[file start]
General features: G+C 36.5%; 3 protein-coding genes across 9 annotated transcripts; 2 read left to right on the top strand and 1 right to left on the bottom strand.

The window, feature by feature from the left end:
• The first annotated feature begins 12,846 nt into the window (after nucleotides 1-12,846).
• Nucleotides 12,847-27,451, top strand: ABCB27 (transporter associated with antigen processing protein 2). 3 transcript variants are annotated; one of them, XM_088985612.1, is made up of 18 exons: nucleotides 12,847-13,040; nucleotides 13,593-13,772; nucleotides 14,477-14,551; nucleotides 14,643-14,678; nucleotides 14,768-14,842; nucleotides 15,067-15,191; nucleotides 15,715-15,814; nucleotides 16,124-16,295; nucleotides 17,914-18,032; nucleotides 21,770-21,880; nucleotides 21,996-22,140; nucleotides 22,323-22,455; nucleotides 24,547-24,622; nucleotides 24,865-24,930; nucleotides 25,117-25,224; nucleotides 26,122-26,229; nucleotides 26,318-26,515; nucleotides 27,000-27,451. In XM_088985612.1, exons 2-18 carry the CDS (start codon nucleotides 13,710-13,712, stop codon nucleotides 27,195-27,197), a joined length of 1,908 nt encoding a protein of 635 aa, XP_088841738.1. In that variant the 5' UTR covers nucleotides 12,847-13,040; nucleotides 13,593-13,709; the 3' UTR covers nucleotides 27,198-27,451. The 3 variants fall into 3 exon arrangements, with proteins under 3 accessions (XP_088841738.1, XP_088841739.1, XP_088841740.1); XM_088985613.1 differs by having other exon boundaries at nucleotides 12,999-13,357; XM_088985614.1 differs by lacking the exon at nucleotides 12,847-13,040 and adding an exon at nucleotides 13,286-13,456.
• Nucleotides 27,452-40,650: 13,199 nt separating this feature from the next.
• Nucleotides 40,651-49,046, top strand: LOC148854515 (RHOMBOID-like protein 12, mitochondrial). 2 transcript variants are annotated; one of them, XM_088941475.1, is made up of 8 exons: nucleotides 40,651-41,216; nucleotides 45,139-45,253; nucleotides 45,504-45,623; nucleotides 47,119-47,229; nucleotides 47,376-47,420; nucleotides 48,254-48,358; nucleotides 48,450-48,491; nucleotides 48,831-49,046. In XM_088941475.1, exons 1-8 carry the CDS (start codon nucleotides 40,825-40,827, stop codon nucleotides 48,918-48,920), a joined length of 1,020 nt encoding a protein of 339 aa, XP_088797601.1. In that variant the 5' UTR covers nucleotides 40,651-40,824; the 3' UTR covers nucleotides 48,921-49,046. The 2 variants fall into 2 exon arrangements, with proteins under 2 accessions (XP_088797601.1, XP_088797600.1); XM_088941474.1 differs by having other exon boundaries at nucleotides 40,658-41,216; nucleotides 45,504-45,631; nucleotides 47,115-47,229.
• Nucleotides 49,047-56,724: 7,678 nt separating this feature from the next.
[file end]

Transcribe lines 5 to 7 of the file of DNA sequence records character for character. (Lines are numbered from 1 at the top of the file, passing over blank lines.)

• Nucleotides 27,452-40,650: 13,199 nt separating this feature from the next.
• Nucleotides 40,651-49,046, top strand: LOC148854515 (RHOMBOID-like protein 12, mitochondrial). 2 transcript variants are annotated; one of them, XM_088941475.1, is made up of 8 exons: nucleotides 40,651-41,216; nucleotides 45,139-45,253; nucleotides 45,504-45,623; nucleotides 47,119-47,229; nucleotides 47,376-47,420; nucleotides 48,254-48,358; nucleotides 48,450-48,491; nucleotides 48,831-49,046. In XM_088941475.1, exons 1-8 carry the CDS (start codon nucleotides 40,825-40,827, stop codon nucleotides 48,918-48,920), a joined length of 1,020 nt encoding a protein of 339 aa, XP_088797601.1. In that variant the 5' UTR covers nucleotides 40,651-40,824; the 3' UTR covers nucleotides 48,921-49,046. The 2 variants fall into 2 exon arrangements, with proteins under 2 accessions (XP_088797601.1, XP_088797600.1); XM_088941474.1 differs by having other exon boundaries at nucleotides 40,658-41,216; nucleotides 45,504-45,631; nucleotides 47,115-47,229.
• Nucleotides 49,047-56,724: 7,678 nt separating this feature from the next.